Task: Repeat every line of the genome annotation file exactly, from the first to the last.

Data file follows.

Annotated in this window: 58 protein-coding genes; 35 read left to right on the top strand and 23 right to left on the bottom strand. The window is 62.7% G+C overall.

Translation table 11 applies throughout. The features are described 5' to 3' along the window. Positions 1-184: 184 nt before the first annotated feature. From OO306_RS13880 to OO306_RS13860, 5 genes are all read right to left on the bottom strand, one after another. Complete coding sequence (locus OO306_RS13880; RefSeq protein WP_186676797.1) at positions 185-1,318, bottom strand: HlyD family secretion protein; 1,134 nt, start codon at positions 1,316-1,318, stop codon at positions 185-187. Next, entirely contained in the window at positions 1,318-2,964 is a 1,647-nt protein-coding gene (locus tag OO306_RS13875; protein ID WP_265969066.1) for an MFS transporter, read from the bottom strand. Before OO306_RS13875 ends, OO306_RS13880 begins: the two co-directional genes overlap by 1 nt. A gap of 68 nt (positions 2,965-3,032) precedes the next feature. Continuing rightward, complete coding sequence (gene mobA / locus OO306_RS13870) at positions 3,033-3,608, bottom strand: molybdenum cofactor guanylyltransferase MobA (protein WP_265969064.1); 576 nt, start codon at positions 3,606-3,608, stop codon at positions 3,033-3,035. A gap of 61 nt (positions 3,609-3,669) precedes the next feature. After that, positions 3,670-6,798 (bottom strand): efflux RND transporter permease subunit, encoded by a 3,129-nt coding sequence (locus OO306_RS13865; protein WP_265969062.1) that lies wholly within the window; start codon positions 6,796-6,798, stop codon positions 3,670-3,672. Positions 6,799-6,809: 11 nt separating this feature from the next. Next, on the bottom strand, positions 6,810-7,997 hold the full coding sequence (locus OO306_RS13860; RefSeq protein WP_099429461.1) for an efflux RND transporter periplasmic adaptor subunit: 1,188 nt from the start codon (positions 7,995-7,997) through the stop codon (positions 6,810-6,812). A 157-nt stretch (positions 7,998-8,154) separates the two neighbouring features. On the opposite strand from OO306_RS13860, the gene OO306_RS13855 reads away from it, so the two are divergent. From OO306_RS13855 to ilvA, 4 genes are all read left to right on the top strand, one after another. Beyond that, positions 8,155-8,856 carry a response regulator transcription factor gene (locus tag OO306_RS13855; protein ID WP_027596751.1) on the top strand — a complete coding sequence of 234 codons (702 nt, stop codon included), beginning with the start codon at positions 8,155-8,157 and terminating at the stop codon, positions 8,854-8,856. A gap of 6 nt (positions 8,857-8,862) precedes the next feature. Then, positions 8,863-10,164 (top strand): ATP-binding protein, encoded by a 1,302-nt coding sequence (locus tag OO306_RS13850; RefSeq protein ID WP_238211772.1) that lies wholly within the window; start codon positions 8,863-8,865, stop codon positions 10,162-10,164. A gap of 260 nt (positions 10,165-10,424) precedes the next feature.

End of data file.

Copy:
Annotated in this window: 58 protein-coding genes; 35 read left to right on the top strand and 23 right to left on the bottom strand. The window is 62.7% G+C overall.

Translation table 11 applies throughout. The features are described 5' to 3' along the window. Positions 1-184: 184 nt before the first annotated feature. From OO306_RS13880 to OO306_RS13860, 5 genes are all read right to left on the bottom strand, one after another. Complete coding sequence (locus OO306_RS13880; RefSeq protein WP_186676797.1) at positions 185-1,318, bottom strand: HlyD family secretion protein; 1,134 nt, start codon at positions 1,316-1,318, stop codon at positions 185-187. Next, entirely contained in the window at positions 1,318-2,964 is a 1,647-nt protein-coding gene (locus tag OO306_RS13875; protein ID WP_265969066.1) for an MFS transporter, read from the bottom strand. Before OO306_RS13875 ends, OO306_RS13880 begins: the two co-directional genes overlap by 1 nt. A gap of 68 nt (positions 2,965-3,032) precedes the next feature. Continuing rightward, complete coding sequence (gene mobA / locus OO306_RS13870) at positions 3,033-3,608, bottom strand: molybdenum cofactor guanylyltransferase MobA (protein WP_265969064.1); 576 nt, start codon at positions 3,606-3,608, stop codon at positions 3,033-3,035. A gap of 61 nt (positions 3,609-3,669) precedes the next feature. After that, positions 3,670-6,798 (bottom strand): efflux RND transporter permease subunit, encoded by a 3,129-nt coding sequence (locus OO306_RS13865; protein WP_265969062.1) that lies wholly within the window; start codon positions 6,796-6,798, stop codon positions 3,670-3,672. Positions 6,799-6,809: 11 nt separating this feature from the next. Next, on the bottom strand, positions 6,810-7,997 hold the full coding sequence (locus OO306_RS13860; RefSeq protein WP_099429461.1) for an efflux RND transporter periplasmic adaptor subunit: 1,188 nt from the start codon (positions 7,995-7,997) through the stop codon (positions 6,810-6,812). A 157-nt stretch (positions 7,998-8,154) separates the two neighbouring features. On the opposite strand from OO306_RS13860, the gene OO306_RS13855 reads away from it, so the two are divergent. From OO306_RS13855 to ilvA, 4 genes are all read left to right on the top strand, one after another. Beyond that, positions 8,155-8,856 carry a response regulator transcription factor gene (locus tag OO306_RS13855; protein ID WP_027596751.1) on the top strand — a complete coding sequence of 234 codons (702 nt, stop codon included), beginning with the start codon at positions 8,155-8,157 and terminating at the stop codon, positions 8,854-8,856. A gap of 6 nt (positions 8,857-8,862) precedes the next feature. Then, positions 8,863-10,164 (top strand): ATP-binding protein, encoded by a 1,302-nt coding sequence (locus tag OO306_RS13850; RefSeq protein ID WP_238211772.1) that lies wholly within the window; start codon positions 8,863-8,865, stop codon positions 10,162-10,164. A gap of 260 nt (positions 10,165-10,424) precedes the next feature.